Domino's is snapping market share away from not only its pizza-selling rivals but also players in the wider fast-food sector, including burger chains, says its chief executive.
The ASX-listed company, which recently opened its 100th New Zealand store, yesterday reported a 44 per cent lift in underlying annual net profit to a record A$92 million ($98m), which was well ahead of guidance.
Total network sales reached A$1.96b ($2.1b), a 32.7 per cent lift on the same period a year earlier.
Group revenue, which exclude franchisees' sales, rose 32.4 per cent to A$930.2 million.
While the overall pizza market is posting annual growth of around 2 per cent, Domino's reported full-year same store sales growth of 14.8 per cent for Australia and New Zealand and 10.9 per cent for the group as a whole.
NZX-listed Restaurant Brands - which operates Pizza Hut, KFC, Starbucks and Carl's Jr - reported more modest same store sales growth of 5.3 per cent for its stable in the last financial year.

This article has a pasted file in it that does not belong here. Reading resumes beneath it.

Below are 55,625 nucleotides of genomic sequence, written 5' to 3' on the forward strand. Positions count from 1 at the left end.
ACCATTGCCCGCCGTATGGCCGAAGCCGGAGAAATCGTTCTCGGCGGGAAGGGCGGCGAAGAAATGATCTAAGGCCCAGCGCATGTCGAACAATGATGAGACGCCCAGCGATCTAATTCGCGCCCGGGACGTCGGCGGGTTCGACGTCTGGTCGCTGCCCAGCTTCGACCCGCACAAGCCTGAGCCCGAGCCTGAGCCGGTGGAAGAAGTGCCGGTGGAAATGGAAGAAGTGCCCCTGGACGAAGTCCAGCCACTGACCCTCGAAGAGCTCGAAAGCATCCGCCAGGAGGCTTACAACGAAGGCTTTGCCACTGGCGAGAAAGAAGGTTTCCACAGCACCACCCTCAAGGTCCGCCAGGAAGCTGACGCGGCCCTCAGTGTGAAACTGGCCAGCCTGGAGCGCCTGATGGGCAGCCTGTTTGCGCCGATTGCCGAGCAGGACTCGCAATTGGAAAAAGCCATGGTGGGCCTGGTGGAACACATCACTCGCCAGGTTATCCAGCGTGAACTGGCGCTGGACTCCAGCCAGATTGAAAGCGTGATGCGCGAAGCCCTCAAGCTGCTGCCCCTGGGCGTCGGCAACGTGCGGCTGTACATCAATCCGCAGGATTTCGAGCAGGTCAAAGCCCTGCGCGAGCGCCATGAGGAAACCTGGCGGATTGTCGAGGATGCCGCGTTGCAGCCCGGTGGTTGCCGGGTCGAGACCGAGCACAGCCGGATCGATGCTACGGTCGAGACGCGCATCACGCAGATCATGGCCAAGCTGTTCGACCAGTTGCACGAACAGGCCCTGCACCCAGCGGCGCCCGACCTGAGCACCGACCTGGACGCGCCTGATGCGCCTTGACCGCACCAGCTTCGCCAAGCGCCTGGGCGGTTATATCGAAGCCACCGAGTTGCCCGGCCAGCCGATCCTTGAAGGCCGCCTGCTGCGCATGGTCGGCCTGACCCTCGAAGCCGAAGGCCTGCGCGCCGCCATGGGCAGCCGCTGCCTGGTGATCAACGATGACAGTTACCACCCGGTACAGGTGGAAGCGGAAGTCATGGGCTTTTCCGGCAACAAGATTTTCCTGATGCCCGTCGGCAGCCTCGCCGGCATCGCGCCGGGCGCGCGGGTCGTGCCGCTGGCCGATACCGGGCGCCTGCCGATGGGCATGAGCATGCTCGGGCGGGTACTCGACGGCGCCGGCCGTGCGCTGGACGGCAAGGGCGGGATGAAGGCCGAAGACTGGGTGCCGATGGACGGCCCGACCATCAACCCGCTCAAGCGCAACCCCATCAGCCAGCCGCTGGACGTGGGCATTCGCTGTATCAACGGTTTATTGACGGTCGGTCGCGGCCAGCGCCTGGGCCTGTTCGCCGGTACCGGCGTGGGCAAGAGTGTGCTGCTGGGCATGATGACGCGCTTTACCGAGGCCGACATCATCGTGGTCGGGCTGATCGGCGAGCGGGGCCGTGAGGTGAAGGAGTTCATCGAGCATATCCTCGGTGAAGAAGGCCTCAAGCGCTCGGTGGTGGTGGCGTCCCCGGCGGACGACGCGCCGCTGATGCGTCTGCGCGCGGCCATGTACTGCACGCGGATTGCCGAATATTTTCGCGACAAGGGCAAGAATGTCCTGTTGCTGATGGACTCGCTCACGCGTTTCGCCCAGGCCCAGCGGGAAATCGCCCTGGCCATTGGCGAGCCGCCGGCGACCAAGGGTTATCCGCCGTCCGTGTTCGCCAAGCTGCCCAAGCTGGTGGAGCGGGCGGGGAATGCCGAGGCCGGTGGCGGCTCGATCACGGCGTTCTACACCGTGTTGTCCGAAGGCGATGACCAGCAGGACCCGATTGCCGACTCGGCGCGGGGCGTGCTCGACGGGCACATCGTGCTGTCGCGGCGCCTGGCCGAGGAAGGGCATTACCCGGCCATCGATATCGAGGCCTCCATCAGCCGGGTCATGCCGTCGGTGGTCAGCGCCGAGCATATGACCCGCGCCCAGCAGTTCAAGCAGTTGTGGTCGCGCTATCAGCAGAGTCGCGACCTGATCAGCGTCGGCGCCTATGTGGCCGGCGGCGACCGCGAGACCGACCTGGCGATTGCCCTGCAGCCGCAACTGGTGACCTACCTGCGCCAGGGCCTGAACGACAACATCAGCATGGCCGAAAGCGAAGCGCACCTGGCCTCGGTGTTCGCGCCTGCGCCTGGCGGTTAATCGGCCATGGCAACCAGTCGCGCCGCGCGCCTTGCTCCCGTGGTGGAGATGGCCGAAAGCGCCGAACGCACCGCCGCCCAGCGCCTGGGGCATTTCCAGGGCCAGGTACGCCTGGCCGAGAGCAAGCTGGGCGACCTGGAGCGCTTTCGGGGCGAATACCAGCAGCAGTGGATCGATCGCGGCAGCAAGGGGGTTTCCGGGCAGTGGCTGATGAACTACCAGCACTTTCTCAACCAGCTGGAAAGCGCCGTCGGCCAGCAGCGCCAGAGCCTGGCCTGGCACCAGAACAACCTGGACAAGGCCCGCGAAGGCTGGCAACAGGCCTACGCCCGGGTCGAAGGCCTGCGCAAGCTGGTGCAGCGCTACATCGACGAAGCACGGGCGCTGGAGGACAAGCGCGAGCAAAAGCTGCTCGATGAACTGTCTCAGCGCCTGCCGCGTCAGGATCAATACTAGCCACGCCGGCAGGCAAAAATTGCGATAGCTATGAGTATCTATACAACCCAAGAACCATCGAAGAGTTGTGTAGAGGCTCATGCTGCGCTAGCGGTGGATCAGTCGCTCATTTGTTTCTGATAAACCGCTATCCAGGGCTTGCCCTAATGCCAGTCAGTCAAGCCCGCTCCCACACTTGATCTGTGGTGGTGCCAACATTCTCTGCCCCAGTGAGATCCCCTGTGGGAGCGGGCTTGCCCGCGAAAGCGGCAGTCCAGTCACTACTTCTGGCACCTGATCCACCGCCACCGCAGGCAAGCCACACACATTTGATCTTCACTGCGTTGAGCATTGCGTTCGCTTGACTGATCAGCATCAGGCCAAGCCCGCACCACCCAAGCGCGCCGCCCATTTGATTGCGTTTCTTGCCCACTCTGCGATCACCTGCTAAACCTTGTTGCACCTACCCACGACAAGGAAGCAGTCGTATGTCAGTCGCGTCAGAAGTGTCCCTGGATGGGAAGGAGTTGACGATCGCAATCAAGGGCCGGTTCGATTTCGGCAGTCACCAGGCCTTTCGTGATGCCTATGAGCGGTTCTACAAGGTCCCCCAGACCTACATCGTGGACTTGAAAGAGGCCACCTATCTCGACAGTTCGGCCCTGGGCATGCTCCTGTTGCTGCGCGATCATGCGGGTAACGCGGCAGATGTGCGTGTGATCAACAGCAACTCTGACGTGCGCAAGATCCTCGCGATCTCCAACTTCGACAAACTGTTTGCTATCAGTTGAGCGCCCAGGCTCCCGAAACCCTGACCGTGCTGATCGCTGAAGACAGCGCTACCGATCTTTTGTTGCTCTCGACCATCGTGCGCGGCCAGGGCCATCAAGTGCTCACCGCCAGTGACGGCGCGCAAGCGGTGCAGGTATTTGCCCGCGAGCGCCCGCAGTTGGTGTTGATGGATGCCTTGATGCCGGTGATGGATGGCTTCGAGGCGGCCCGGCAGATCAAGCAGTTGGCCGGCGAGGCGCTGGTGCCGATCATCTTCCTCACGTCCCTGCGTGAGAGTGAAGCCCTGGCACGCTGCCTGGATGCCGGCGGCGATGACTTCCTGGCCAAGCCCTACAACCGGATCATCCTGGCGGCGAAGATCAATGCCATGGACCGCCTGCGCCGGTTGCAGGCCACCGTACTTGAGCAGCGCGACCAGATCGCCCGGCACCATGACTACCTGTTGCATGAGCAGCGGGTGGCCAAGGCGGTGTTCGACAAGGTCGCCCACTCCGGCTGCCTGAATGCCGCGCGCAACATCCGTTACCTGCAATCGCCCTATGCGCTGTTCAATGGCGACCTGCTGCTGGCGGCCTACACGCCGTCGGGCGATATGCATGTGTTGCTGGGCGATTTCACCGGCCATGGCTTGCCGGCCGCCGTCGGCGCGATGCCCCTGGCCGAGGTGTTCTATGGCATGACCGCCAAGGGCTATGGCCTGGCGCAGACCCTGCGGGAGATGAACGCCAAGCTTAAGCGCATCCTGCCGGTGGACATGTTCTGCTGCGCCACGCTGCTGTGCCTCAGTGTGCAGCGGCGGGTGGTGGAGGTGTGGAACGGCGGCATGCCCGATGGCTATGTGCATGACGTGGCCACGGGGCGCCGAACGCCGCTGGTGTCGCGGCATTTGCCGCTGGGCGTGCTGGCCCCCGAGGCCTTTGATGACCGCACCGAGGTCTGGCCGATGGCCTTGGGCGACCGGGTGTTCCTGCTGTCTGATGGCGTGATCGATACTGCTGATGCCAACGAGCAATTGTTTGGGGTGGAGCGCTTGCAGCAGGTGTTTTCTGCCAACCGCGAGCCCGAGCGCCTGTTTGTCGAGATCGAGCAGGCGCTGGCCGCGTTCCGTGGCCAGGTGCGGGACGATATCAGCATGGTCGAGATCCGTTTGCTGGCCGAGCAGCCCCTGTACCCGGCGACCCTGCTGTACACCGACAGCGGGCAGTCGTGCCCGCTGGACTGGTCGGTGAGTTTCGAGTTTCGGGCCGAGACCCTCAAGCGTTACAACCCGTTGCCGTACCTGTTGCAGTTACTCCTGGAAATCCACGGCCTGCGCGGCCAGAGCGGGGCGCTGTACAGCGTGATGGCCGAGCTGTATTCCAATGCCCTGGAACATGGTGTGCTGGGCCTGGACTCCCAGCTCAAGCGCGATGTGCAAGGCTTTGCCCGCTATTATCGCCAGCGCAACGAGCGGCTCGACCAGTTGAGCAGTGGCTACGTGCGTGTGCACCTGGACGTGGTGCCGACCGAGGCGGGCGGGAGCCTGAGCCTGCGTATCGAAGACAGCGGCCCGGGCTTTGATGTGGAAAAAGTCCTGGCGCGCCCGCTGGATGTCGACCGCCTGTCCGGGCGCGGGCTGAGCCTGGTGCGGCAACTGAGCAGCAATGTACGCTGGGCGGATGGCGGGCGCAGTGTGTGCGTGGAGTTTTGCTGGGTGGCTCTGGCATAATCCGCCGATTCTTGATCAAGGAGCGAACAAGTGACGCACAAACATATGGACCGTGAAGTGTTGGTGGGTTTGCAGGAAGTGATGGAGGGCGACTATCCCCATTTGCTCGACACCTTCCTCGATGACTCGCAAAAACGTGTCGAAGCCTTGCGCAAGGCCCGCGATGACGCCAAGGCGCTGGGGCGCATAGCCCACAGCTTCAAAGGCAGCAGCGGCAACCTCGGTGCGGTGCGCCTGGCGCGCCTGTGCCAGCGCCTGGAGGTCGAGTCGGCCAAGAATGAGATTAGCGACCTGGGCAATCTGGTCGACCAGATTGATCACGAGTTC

And Pizza Hut's same store sales grew by only 2.6 per cent.
Domino's chief executive Don Meij said around one-third of Domino's growth was being achieved through market share gains from its direct competitors and expansion in the overall pizza category.
But the rest, he said, was coming from market share gains outside the pizza market.
"Whether it be hamburgers, fried chicken, sandwiches ... we're picking up bits and pieces from all of that," Meij said.
"In New Zealand we're into our fourth year of double-digit growth so we're having a fantastic time."
The company holds the master franchise rights for the Domino's brand in Australia, New Zealand, France, Belgium, the Netherlands, Japan and Germany.
Meij said Domino's had lifted the projection for its future store count across Australia and New Zealand from 900 to 1200 outlets in order to take advantage of the "huge market opportunity".
The company is targeting opening another 100 stores in this country.
The company gave guidance for net profit growth of around 30 per cent in the 2017 financial year, with same store sales growth across Australia and New Zealand expected to slow to 10 to 12 per cent.